Of course, for alternate pickers, there’s a whole different bag of mechanics. I guess Troy found that this vocabulary didn’t really capture the motions guys like Andy Wood use, so hence the major shift in terminology on the forum.

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I must of missread sorry lol

As I understand it, the biggest issue was that a great many newcomers were fixating on the orientation of the pick in space, and missing out on the interaction with the string in terms of “escaped zone” and “trapped zone”. Anecdotally, I know that when I was a beginner, I often did what we now call “escaped downstrokes” with what we now call a “downward pickslant”. I sometimes do that still, but it’s not what I’d do today when I’m trying to play fast alternate-picked licks. It’s also true, as you observed, that there are some instances with elite players where describing the slant doesn’t adequately describe the interaction with the string. If I recall correctly, Mike Stern is one example.

I guess I didn’t get the memo; I thought I just played pentatonic 5’s… I just checked with a metronome and 16ths at 168 for that, although I suppose I could go faster.

I have been playing for close to 40 years, so is this code for “you suck”, or because of how I “look” like I am playing I am not allowed to play some stuff? Sounds to me like you are telling me that I should start all over… And actually, Troy has given me that advice too in previous posts, so maybe my playing really is that bad. But I swear to god I have thrown myself at this stuff and have made literally zero headway so I just keep going back to what seems to work… I’ll leave a link to a tune I made up, I’m pretty sure that there must be some aspect of what I do that’s useable, yes? Or do you really think I should only play 1-2-3-4 and groupings of 6 YJM things? Not mad, just curious… https://www.youtube.com/watch?v=El7U_jeJmpQ If “suck” is the impression people get, then I guess it’s back to the drawing board. Some kids just don’t get to play cool stuff I suppose.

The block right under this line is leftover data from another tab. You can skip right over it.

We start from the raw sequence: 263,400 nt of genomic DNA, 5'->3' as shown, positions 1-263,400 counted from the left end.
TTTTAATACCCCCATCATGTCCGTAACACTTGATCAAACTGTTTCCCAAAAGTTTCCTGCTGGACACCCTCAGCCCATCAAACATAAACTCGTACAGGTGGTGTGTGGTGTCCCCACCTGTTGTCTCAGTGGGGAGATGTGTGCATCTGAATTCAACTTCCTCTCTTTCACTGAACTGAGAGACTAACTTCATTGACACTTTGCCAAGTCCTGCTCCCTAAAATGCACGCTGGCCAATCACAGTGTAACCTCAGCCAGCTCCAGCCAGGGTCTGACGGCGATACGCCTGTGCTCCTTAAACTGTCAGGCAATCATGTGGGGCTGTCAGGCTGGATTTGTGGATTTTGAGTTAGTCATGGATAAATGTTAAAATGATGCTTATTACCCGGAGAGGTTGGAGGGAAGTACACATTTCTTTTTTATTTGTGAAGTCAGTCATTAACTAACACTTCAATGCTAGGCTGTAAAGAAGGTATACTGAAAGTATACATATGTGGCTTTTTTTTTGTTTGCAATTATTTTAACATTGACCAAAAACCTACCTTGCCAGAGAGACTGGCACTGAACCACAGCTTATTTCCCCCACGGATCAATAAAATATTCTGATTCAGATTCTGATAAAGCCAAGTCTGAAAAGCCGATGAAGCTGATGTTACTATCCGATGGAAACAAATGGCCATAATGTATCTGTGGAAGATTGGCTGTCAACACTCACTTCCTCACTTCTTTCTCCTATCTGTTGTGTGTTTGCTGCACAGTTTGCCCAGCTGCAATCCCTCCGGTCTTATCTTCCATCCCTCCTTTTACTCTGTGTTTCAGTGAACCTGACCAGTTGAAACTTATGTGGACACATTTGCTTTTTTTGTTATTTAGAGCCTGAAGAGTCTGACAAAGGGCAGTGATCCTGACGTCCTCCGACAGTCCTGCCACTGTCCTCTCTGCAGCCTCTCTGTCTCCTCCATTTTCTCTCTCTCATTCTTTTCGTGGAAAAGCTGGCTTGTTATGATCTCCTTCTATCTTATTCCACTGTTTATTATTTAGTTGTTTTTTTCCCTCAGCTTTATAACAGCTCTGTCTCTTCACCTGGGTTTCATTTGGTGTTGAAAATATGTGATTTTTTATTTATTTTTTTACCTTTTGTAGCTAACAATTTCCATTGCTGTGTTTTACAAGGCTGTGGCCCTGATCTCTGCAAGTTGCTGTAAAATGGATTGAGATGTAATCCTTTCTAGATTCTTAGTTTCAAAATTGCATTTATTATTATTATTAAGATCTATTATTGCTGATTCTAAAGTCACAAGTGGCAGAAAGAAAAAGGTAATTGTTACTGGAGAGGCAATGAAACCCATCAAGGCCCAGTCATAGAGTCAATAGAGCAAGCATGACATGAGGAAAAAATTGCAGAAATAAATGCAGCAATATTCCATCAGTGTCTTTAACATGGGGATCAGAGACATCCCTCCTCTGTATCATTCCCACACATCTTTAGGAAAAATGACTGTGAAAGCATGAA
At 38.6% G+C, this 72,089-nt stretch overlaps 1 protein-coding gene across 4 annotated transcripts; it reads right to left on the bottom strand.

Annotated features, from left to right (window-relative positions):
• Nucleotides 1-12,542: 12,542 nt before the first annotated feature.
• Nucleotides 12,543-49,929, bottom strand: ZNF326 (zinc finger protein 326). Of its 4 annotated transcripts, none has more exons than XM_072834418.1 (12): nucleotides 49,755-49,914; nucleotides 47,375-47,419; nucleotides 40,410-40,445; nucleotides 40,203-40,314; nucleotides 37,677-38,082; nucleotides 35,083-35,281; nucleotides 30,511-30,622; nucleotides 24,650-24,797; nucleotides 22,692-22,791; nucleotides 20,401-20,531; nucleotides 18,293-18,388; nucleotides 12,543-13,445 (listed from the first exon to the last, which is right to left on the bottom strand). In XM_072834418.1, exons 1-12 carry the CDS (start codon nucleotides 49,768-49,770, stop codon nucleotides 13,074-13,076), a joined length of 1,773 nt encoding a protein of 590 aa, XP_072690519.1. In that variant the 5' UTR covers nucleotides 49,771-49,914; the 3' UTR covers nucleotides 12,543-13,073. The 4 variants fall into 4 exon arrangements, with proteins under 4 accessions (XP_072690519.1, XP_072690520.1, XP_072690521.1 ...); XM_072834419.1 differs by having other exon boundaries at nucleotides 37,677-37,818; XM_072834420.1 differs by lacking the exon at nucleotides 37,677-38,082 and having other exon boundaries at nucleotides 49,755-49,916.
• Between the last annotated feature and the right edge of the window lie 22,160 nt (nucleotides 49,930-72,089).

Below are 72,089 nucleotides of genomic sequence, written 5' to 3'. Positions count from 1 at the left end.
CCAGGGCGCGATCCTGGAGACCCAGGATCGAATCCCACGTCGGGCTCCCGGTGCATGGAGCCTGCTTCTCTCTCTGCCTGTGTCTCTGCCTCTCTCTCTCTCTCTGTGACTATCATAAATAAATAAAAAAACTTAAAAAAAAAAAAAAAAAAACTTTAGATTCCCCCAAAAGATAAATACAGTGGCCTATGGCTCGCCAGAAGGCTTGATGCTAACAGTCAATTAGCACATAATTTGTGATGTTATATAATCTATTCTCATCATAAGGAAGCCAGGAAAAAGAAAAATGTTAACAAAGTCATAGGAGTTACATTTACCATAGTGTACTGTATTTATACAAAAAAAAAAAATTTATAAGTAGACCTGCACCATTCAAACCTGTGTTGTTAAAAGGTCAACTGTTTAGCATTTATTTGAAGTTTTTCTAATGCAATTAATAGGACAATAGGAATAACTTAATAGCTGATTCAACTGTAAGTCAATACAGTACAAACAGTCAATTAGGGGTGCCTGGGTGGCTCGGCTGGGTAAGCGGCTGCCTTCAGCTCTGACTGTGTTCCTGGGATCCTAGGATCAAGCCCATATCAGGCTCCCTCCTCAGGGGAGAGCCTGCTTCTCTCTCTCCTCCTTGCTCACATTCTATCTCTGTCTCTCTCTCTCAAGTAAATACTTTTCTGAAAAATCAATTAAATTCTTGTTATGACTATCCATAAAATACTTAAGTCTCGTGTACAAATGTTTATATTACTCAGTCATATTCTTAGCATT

So am I backwards in what I think downward pickslanting is? I thought it was where the point of the pick points up, mine’s neutral and sometimes points down…

No idea how to do an upwards escape vs a downwards one, pretty much totally confused now.

That is totally not what I wanted to tell you. You don’t suck. All I wanted to tell you is that elbow is a joint that generates DSX motion (which used to be called upward pickslanting) and you are using elbow. Pentatonic 5s are an USX lick (which used to be called downward pickslanting). Elbow motion and 5s lick just do not match. DSX motion works in a way that the last note on the string has to be a downstroke, that’s why I suggested you to play some patterns that utilize even number of notes per string and start on upstrokes.

A very quick summary: Let’s look at the escapes. If you escape on the on an UPSTROKE (UX), you likely have DOWNWARD pick slanting (DPS). If you escape on a DOWNSTROKE (DX), you likely have UPWARD pick slanting. When the pick is escaped, it is away from the guitar body. When the pick is trapped, it is close to the guitar body, where the point is between the strings and the paint.

There is a “double escaped” motion that starts and stops with the pick away from the body, but most of the faster motions seem to reciprocate between away from the body and close to the body.

Did this help or make it worse?! :rofl:

This is my sense too - it’s not that “pickslanting” was wrong, exactly, but it was less ideal in two ways - one, it gave the impression that it focused on the orientation of the pick to the strings, and not the trajectory of the pick relative to the strings, and while they were often related, that isn’t true 100% of the case and it’s absolutely possible to have an escaped trajectory with no perceptible slant to the pick. And two, it’s kind of like looking at the wrong half of the motion. The thing that makes it “work” is that in one direction the pick rises up above the plane of the strings, so why not focus directly on the critical part, to avoid confusion?

I know that when I first signed up here it wasn’t entirely clear to me that it was the escape that was the really important part.

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The double escape still confuses me. How is it different from string hopping? Is is it just a distance thing? And if someone has a downward pick slant tendency (escaping on the upstroke), do they have to make a conscious shift to update when doing an odd number of notes per string before changing strings? This is really counter intuitive. This study of pick motion is fascinating, but hasn’t really helped me yet.

The difference between stringhopping and correct double escape is muscle usage efficency. Stringhopping uses wrist extension on both pickstrokes to lift pick out of the strings, that’s inefficent muscle usage. A true alternate picking technique works in a way that during downstrokes muscles responsible for upstrokes are not used and vice versa. If you look at a guy like Oli Soikkeli, in his case the movement that lifts the pick up on downstrokes is wrist extension and the movement that does the lift on upstrokes is forearm rotation, there’s no muscle usage overlap between downstrokes and upstrokes. That’s how correct DBX works.